Brain connections
Scientists to study if dead brains can be brought back to lifeGetty Images

Health watchdogs in the US and India have granted permission to a US biotech company to undertake trials on clinically dead patients to see if parts of their central nervous system could be brought back to life.

The biotech company, Bioquark Inc., will now be able to recruit 20 patients, who have been declared clinically dead after suffering from a serious brain injury, to conduct tests as part of their ReAnima Project.

The first stage of the study, called "First In Human Neuro-Regeneration & Neuro-Reanimation", will see trial participants being administered stem cells and a combination of peptides. The patients, who have been declared dead clinically but have been kept alive through life support, will be administered the peptides into their spinal cords everyday through a pump.

The stem cells will be given bi-weekly, over the course of a six-week period, The Telegraph reported. Lasers and certain nerve stimulation techniques used to revive patients in comas will also be employed to see if their brains could be regenerated. Emphasis will be on reviving the upper spinal cord, which is the lowest region of the brain stem and controls independent breathing and heartbeat.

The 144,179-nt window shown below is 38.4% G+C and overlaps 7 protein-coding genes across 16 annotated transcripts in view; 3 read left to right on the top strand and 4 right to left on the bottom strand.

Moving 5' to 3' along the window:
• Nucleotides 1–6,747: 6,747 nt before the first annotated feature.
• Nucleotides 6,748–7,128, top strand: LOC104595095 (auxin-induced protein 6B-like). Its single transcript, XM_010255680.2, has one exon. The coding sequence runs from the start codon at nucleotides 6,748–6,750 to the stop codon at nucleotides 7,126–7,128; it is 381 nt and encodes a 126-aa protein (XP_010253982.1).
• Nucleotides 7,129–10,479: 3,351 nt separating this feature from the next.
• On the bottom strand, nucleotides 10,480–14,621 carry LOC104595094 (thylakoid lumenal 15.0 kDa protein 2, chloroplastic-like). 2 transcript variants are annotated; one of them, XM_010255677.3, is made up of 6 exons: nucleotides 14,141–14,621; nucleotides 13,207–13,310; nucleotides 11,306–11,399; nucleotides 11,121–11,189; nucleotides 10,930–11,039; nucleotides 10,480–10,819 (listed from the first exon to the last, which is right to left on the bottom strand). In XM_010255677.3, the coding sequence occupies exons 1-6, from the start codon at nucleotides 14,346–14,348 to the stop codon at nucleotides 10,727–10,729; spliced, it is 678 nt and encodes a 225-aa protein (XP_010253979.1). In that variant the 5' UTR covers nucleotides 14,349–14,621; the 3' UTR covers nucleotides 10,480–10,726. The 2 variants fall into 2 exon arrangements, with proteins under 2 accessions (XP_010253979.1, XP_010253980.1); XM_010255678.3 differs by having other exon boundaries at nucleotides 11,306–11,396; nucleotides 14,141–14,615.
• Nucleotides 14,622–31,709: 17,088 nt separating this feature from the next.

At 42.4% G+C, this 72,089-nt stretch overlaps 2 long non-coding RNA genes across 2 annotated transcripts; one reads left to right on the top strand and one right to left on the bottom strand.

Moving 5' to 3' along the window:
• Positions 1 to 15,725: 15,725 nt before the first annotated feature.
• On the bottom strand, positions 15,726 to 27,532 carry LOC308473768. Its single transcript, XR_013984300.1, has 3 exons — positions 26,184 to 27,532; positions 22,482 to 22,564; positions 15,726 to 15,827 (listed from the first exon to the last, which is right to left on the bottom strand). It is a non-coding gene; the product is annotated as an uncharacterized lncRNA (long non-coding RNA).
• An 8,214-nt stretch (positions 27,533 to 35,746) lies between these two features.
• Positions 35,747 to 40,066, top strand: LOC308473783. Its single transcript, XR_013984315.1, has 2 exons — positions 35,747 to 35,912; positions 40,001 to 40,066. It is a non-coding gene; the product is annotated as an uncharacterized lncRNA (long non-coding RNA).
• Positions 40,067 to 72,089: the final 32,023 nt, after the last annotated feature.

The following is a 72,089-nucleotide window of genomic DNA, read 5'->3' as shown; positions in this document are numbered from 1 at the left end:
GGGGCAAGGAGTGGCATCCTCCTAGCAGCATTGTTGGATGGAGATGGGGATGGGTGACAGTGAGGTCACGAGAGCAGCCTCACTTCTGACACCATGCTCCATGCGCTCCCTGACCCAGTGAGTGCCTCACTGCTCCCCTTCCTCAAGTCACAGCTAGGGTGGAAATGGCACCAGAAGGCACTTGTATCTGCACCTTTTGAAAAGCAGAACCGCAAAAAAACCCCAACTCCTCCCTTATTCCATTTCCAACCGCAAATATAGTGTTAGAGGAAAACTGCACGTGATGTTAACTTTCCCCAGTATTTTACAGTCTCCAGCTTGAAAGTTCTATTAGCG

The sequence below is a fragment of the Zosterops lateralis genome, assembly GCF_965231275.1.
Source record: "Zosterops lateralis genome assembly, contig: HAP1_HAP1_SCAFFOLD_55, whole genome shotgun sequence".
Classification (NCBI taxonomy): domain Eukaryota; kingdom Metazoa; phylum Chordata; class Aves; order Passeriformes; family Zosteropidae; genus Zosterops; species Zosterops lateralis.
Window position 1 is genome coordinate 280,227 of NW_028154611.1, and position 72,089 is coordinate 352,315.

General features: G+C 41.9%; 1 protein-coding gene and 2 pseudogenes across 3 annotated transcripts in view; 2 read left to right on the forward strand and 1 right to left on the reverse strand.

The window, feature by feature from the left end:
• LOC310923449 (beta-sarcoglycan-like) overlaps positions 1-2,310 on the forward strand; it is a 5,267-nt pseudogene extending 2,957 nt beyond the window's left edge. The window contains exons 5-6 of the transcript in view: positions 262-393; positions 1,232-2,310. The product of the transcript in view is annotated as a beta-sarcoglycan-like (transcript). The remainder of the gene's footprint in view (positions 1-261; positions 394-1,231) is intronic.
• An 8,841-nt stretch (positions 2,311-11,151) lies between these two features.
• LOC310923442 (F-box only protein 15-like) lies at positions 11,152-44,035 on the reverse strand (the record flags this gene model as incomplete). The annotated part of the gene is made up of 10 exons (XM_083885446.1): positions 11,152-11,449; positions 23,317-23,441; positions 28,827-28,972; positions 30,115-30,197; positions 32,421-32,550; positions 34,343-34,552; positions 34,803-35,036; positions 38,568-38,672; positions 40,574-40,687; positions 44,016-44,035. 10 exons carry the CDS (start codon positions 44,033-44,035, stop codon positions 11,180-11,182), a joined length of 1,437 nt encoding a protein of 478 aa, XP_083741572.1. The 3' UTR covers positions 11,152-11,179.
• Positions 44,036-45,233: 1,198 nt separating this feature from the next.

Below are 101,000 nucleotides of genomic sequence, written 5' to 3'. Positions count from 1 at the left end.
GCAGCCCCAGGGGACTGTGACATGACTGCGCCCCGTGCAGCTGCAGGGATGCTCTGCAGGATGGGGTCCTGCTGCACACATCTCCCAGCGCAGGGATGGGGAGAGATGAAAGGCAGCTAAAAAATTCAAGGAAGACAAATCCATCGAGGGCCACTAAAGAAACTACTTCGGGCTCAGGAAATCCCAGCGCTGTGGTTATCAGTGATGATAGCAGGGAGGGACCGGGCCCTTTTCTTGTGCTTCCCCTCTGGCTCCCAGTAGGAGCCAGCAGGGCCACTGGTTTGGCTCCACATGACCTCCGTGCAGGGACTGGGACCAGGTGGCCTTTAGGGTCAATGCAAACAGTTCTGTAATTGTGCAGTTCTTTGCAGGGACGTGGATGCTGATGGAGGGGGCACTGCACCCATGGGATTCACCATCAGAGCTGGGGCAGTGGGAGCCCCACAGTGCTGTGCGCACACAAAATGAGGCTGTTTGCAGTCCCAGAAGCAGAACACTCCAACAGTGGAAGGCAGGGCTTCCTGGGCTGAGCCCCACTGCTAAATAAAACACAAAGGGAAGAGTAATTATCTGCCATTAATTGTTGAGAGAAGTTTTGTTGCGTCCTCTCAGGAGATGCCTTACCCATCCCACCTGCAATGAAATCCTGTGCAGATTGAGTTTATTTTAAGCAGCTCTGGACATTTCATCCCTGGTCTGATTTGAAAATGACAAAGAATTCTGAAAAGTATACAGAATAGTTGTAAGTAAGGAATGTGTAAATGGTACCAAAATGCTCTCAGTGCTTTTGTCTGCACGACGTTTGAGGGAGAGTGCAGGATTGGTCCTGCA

Dr Ira Pastor, the CEO of the biotech company, confirmed they had received approval to recruit 20 patients for the trial. "To undertake such a complex initiative, we are combining biologic regenerative medicine tools with other existing medical devices typically used for stimulation of the central nervous system, in patients with other severe disorders of consciousness," he was quoted as saying. He added that they hope to see results within the first two to three months.

The biotech company received permission for the tests from an Institutional Review Board at the National Institutes of Health in the US and in India. The first stage of the trials will be conducted at Anupam Hospital in Rudrapur, a city in the northern Indian state of Uttarakhand.

"This represents the first trial of its kind and another step towards the eventual reversal of death in our lifetime," Pastor said. He confirmed they had received approval to recruit 20 patients for the trial. "It is a long term vision of ours that a full recovery in such patients is a possibility, although that is not the focus of this first study — but it is a bridge to that eventuality," he added.

Dr Sergei Paylian, founder, president and chief science officer of Bioquark, was quoted as saying: "Through our study, we will gain unique insights into the state of human brain death, which will have important connections to future therapeutic development for other severe disorders of consciousness, such as coma, and the vegetative and minimally conscious states, as well as a range of degenerative CNS conditions, including Alzheimer's and Parkinson's disease."